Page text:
Opting out of your pension comes with certain advantages and disadvantages that are worth considering before making any hasty decisions. For most of us, our pension is the biggest asset that we will ever hold and needs to fund potentially 20 years or more of life without earning, which is not to be underestimated. Let’s check out what the potential implications might be of opting out. 

Retirement savings are essential. Opting out of your pension will leave you at a disadvantage.

Cons of opting out of your pension

  • You lose the additional employer contributions: This is a key benefit of sticking with your pension contributions. Anything that you save will be increased by the contributions that your employer makes. Turning it down is like saying no to a pay increase. So if you’re considering opting out of your pension and simply investing in other ways, really you’d need to be saving even more to make up for the contribution losses that your employer would’ve made. Some employers may also be keen to increase contributions to your pension over the minimum if you show equal willingness, boosting your savings even further. 
  • Loss of tax benefits: As employer pension schemes are often organised by your HR department, the contributions are taken pre tax, without you needing to file self assessment and reclaim, unlike in a personally arranged SIPP (Self Invested Personal Pension). If you decide to opt out of this pension scheme, then you will lose the tax benefits on contributions. Employer pensions, and SIPP’s, also come with the benefit of tax free growth. Most other platforms and methods of saving and investing don’t come associated with such benefits.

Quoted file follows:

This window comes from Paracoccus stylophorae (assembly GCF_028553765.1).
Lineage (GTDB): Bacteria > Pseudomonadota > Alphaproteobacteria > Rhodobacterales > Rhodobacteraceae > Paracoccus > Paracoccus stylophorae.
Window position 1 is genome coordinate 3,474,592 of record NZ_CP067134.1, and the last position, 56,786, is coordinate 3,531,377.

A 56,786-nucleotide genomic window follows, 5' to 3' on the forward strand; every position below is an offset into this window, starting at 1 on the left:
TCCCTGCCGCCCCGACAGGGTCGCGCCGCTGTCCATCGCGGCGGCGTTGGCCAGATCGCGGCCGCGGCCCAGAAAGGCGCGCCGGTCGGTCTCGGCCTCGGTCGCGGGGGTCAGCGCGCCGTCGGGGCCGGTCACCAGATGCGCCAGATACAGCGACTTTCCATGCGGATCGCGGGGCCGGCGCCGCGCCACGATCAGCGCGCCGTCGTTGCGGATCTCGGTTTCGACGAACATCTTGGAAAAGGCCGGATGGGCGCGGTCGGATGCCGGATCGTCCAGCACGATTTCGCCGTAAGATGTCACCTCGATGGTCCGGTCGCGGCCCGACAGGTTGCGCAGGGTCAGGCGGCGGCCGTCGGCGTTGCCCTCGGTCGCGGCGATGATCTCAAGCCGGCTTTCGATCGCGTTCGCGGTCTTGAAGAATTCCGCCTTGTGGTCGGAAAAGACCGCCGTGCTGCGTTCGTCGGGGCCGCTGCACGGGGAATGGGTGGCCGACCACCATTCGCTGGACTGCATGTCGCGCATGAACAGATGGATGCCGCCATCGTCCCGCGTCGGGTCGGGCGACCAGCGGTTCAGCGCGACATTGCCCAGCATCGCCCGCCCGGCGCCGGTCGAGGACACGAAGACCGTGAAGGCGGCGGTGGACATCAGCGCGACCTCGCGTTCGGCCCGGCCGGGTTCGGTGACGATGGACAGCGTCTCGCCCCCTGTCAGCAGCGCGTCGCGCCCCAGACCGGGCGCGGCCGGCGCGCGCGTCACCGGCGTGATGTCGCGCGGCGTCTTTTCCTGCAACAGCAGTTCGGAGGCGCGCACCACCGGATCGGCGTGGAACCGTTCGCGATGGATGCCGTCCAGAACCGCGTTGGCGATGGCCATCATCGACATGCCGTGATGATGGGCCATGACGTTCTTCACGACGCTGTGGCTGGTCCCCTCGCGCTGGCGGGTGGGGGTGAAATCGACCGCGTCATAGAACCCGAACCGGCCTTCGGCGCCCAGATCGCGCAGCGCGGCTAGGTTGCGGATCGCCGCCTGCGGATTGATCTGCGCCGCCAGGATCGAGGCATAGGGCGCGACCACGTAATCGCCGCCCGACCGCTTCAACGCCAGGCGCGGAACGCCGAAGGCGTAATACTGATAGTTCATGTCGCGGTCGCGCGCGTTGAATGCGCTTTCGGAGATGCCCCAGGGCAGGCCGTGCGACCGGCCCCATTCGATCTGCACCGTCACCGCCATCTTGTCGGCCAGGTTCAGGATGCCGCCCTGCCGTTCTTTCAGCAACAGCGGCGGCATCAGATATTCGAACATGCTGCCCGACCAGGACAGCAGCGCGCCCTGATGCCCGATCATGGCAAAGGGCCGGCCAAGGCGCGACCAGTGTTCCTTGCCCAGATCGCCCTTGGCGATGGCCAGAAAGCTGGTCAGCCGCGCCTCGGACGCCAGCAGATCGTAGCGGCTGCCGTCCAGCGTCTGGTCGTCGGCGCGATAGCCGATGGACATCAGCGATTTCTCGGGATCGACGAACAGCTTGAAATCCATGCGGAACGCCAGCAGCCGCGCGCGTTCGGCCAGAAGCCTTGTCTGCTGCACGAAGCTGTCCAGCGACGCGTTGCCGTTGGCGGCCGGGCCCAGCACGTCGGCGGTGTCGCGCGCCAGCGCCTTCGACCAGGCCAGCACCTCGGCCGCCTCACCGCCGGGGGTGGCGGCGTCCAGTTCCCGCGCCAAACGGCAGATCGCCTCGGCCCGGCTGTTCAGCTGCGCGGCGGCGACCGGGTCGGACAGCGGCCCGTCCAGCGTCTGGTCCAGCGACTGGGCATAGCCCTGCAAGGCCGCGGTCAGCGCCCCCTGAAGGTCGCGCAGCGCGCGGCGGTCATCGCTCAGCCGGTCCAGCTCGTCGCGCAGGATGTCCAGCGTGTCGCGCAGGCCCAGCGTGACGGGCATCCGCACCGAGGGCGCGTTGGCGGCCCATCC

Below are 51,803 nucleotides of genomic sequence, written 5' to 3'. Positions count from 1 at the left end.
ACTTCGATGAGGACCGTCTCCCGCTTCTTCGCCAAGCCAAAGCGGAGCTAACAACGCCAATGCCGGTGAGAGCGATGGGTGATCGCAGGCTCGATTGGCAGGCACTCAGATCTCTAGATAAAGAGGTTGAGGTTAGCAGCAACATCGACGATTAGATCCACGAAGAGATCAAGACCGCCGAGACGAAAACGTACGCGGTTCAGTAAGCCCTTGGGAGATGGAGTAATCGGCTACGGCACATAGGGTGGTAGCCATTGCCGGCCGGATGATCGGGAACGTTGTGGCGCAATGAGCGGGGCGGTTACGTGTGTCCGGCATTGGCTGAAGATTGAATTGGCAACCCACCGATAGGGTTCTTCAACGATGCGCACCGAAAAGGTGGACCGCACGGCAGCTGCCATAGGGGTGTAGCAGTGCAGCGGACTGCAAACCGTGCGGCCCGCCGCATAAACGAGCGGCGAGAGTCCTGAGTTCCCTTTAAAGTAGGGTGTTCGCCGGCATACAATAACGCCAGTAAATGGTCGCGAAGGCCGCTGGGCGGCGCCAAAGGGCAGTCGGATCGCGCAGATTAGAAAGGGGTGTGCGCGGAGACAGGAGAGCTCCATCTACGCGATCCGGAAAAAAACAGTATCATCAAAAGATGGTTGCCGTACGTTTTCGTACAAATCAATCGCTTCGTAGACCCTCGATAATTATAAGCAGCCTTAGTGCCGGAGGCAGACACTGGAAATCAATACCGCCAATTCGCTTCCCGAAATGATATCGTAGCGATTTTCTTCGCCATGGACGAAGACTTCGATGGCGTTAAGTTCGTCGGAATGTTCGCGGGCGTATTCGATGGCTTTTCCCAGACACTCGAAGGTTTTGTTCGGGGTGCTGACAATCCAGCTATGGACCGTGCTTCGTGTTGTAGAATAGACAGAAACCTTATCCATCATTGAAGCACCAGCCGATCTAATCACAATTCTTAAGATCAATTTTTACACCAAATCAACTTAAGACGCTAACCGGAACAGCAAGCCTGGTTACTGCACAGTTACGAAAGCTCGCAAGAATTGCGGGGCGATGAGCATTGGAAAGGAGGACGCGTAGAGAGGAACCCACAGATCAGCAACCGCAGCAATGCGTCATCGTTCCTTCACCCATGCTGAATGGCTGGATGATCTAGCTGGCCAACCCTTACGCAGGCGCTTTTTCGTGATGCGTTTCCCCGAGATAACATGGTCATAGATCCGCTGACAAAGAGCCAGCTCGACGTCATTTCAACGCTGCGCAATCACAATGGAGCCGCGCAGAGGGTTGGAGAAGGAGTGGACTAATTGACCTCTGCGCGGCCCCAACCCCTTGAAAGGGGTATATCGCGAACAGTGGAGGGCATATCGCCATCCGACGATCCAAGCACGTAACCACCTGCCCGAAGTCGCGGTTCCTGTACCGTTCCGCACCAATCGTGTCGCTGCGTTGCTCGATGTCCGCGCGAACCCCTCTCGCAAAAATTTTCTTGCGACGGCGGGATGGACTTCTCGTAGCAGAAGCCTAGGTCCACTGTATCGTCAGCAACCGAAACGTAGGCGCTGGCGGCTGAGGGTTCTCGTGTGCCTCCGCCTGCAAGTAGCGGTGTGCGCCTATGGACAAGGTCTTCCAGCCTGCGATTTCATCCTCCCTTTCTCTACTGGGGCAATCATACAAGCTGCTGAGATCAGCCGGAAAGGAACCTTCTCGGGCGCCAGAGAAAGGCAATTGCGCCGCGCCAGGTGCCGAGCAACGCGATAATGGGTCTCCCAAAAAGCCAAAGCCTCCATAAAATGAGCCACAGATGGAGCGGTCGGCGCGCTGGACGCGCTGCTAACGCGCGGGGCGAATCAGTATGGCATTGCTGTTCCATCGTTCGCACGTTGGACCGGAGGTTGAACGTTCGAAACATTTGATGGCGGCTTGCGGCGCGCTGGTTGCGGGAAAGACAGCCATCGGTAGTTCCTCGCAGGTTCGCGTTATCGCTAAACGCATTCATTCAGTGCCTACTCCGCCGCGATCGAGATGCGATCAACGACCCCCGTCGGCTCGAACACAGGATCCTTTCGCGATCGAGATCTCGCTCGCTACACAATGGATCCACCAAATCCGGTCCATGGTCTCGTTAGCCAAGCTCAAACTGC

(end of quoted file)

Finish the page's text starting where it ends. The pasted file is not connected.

• Increased administration: Most of your employer pension arrangements will be done automatically and without much input from you, contributing to your future without much effort. If you decide to opt out of your pension, it really is important that you’re making other arrangements to ensure that you’re able to retire when you want and in the way that you would like. Without your employer pension scheme, it’s likely that you will need to make other provisions that could come associated with a headache or more organisation and management. 
  • You can’t take advantage of salary sacrifice schemes: If you’re earning over £100,000, there are certain tax mitigation techniques that can be applied with your employer pension scheme, such as salary sacrifice. This is where you forgo salary in exchange for larger pension contributions, to reduce losses to your personal allowance and essentially pay less tax on what you earn. If you opt out of your pension, you would have to find other ways to mitigate tax, which may be more complex, or simply face a higher tax bill.
  • The disciplined savings go out of the window: As it is a pension scheme, you can’t currently access any of it before the age of 55. This means you can’t be tempted to dip in and potentially harm your retirement as it simply isn’t allowed. 
  • Opting back in can be slow and arduous: Employers do have to let you opt back in, should you wish to again in the future. However, depending on when they conduct their pension enrolments, you might have to wait for the next quarter, six months or even a year, missing out on a valuable period of time when you could’ve made pension contributions.